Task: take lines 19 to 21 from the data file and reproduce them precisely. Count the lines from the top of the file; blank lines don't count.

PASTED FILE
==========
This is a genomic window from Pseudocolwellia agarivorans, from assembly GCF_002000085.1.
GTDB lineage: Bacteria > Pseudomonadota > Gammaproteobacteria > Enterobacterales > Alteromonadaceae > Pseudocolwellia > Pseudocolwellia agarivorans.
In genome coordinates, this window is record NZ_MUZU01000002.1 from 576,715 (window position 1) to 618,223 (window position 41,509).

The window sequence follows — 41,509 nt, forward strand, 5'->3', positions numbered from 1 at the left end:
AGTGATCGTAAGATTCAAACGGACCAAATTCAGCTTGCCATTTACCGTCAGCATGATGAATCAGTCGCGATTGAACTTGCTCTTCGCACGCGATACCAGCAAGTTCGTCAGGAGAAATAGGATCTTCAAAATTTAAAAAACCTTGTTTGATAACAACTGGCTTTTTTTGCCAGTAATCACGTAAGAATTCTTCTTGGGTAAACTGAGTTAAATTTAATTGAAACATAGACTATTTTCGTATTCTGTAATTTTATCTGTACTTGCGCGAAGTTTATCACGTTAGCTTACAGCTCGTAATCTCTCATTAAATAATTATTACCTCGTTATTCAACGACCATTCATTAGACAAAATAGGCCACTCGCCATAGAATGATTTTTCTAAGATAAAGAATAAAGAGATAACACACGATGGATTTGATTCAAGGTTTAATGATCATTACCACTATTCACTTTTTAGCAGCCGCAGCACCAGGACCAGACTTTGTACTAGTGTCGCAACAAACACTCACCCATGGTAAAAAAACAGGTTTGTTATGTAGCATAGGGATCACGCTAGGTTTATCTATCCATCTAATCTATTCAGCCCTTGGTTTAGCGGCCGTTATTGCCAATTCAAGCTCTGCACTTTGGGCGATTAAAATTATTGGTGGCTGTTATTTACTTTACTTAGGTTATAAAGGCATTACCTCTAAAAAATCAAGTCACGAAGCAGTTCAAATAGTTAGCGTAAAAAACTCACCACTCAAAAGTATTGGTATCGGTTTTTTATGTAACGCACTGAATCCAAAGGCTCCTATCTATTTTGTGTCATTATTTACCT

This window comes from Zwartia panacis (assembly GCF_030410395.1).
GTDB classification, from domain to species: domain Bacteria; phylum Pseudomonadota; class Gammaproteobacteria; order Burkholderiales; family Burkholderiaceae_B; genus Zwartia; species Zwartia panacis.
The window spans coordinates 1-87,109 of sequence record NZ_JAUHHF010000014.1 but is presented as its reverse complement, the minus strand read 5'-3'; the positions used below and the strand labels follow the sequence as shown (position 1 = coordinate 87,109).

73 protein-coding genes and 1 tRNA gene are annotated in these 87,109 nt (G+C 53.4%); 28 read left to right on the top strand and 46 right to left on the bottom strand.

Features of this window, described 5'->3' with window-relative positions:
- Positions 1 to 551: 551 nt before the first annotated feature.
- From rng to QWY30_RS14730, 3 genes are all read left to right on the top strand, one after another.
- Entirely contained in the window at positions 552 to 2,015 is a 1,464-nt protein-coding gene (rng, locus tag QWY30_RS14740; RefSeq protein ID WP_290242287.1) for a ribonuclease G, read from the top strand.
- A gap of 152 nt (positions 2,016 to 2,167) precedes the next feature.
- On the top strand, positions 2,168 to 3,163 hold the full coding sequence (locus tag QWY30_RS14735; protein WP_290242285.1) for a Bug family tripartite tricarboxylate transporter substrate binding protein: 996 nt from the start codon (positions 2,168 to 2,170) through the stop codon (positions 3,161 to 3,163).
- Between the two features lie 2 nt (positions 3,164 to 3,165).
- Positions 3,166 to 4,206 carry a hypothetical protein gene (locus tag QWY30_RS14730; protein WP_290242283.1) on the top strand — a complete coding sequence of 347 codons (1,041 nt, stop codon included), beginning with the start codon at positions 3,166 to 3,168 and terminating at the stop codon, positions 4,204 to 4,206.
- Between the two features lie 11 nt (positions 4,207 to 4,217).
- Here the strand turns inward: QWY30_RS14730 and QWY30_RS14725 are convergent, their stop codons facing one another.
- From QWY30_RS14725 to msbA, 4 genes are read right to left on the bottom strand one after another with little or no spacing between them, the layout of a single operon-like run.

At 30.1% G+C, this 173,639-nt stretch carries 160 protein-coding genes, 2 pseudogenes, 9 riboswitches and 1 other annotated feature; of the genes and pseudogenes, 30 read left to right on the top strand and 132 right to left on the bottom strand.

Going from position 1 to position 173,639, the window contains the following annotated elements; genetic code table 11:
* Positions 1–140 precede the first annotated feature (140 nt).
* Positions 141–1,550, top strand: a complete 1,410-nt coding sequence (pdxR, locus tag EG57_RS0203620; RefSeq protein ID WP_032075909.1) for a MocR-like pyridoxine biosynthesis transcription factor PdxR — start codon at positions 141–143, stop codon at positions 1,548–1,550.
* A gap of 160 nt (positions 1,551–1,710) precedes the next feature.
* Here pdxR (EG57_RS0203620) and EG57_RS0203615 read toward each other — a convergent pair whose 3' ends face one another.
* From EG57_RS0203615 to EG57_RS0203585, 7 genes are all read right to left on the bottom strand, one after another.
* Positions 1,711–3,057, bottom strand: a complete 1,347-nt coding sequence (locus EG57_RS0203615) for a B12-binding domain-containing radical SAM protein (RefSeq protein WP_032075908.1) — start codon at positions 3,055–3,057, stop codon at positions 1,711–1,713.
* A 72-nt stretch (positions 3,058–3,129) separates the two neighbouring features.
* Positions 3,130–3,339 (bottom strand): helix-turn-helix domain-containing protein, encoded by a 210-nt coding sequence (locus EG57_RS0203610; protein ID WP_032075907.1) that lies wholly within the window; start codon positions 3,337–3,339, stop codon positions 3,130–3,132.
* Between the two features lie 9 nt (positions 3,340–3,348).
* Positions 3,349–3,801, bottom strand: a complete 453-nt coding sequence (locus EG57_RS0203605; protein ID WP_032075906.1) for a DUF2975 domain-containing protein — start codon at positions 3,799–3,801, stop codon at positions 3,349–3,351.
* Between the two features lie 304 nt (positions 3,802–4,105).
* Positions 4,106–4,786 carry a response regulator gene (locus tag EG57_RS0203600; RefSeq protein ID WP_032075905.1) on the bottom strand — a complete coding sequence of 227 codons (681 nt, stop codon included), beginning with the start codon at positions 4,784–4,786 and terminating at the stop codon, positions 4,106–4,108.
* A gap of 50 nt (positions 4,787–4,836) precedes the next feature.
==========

- Here the strand turns inward: QWY30_RS14730 and QWY30_RS14725 are convergent, their stop codons facing one another.
- From QWY30_RS14725 to msbA, 4 genes are read right to left on the bottom strand one after another with little or no spacing between them, the layout of a single operon-like run.

At 30.1% G+C, this 173,639-nt stretch carries 160 protein-coding genes, 2 pseudogenes, 9 riboswitches and 1 other annotated feature; of the genes and pseudogenes, 30 read left to right on the top strand and 132 right to left on the bottom strand.